This is both good and bad.

Good because her brain is like a sponge.  She has an IQ of over an 130.  She is gifted in art, language, math, and vocabulary.

What could be bad about this you might ask?  Having a smart kid is every parents dream, right?

Of course, but gifted doesn't mean the same thing as being smart.

Many gifted kids flunk out of school.  Many gifted kids give up easily and turn to drugs, alcohol and crime.  Many gifted kids become lazy and manipulate the system.  This is a social problem.  SO MANY GIFTED KIDS GO UNNOTICED .  And when they are diagnosed there aren't enough programs available to help them.  But this is a whole other issue....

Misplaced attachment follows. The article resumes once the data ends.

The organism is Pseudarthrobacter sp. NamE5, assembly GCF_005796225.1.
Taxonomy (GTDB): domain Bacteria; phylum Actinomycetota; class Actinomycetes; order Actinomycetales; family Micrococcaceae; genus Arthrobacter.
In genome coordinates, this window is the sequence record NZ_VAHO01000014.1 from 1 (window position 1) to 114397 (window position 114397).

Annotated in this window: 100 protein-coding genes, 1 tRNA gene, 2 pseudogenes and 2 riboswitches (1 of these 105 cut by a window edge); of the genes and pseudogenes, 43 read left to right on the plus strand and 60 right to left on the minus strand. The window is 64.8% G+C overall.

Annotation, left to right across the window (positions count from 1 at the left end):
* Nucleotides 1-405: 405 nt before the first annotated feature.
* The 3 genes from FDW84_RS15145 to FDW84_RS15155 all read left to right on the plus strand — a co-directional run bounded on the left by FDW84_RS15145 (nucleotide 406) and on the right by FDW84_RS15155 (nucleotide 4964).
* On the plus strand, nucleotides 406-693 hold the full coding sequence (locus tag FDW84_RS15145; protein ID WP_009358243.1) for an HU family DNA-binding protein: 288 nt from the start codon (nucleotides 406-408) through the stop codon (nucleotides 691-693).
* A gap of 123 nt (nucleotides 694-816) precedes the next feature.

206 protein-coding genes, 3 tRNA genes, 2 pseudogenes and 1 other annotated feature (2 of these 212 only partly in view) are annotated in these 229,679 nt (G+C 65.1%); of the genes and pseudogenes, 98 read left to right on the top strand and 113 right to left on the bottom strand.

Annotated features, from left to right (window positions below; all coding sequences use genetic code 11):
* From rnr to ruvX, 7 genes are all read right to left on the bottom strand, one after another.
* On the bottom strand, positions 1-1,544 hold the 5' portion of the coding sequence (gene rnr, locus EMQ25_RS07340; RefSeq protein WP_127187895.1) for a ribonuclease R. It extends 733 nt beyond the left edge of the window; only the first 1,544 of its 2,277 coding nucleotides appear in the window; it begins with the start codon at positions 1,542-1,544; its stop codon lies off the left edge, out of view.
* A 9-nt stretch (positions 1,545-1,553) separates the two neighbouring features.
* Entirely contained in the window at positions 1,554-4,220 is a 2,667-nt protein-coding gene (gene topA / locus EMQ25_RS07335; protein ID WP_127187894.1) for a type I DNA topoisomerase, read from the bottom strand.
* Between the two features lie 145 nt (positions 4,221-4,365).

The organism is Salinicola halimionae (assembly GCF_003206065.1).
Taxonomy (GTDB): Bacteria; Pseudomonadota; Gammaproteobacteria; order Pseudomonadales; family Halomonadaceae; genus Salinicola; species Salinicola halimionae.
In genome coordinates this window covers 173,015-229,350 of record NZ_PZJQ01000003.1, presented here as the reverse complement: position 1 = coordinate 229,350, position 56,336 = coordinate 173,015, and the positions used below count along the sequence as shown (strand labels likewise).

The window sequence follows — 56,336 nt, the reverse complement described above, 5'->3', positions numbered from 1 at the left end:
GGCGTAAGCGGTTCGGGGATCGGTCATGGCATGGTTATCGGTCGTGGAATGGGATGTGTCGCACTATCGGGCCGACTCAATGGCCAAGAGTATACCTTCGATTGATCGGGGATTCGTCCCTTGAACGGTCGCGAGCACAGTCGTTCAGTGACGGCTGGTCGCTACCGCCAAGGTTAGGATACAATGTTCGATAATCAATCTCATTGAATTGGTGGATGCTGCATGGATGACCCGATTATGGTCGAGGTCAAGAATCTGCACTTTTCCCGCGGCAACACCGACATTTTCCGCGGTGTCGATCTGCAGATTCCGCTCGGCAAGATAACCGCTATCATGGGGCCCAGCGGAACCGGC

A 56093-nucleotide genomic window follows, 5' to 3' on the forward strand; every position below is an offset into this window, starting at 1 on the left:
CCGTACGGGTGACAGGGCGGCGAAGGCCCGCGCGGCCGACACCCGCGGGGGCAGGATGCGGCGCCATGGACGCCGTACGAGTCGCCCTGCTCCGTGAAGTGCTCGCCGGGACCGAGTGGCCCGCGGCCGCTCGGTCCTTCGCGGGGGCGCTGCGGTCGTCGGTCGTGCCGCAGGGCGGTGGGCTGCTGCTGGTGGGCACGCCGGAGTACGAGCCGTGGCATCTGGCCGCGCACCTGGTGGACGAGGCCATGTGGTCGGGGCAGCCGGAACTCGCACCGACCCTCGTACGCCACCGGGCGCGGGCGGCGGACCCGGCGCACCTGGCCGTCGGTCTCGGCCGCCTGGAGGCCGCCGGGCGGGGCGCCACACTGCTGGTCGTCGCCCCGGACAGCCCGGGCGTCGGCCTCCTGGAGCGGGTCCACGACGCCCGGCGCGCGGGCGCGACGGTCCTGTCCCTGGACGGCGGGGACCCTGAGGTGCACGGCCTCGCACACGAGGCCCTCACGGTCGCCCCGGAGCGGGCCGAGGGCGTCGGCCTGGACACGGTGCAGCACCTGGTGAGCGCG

What I'm trying to say is being gifted isn't just about being smart.  Usually with gifted children comes issues like severe anxiety.  Not the kind you get before a job interview or when you go out on a first date, their anxiety can be so overwhelming that other functions of the brain go out the window.  So we deal with peeing in pants during the day, lots and lots of lying, complete and total meltdowns, yelling and screaming that our rules and her life isn't fair, throwing herself against walls and doors, she won't sleep at night, she draws on furniture and scratches into furniture. And what's hard is we don't always know when this is going to happen, but I will tell you this...she usually always does it within the four walls of our own home.